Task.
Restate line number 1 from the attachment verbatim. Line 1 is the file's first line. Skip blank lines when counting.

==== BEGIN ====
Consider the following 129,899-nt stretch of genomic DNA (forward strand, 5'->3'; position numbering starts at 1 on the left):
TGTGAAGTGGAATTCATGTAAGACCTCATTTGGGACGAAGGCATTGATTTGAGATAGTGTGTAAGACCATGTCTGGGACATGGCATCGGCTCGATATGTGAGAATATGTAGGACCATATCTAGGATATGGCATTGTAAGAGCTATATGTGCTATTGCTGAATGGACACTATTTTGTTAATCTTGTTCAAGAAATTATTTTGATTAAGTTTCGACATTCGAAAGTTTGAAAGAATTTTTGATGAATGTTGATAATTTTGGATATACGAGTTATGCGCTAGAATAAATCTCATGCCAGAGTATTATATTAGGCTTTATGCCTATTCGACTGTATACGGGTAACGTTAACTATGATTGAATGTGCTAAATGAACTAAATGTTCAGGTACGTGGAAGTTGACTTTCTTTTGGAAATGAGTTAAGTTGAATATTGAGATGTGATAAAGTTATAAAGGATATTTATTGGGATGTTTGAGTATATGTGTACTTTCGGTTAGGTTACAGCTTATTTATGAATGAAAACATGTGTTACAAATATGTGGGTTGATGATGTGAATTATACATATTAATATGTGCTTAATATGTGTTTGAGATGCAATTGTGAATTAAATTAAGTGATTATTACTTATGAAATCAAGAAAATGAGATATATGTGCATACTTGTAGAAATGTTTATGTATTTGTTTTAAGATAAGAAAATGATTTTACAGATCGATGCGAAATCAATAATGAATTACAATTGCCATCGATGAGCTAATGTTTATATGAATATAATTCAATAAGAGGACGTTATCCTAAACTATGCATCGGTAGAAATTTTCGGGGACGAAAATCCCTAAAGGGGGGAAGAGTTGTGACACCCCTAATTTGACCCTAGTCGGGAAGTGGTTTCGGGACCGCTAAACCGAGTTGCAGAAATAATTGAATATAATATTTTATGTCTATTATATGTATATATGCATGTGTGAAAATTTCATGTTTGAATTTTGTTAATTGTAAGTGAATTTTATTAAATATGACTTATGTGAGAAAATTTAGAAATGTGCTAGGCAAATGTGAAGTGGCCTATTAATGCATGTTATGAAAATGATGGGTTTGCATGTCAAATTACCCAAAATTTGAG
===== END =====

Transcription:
Consider the following 129,899-nt stretch of genomic DNA (forward strand, 5'->3'; position numbering starts at 1 on the left):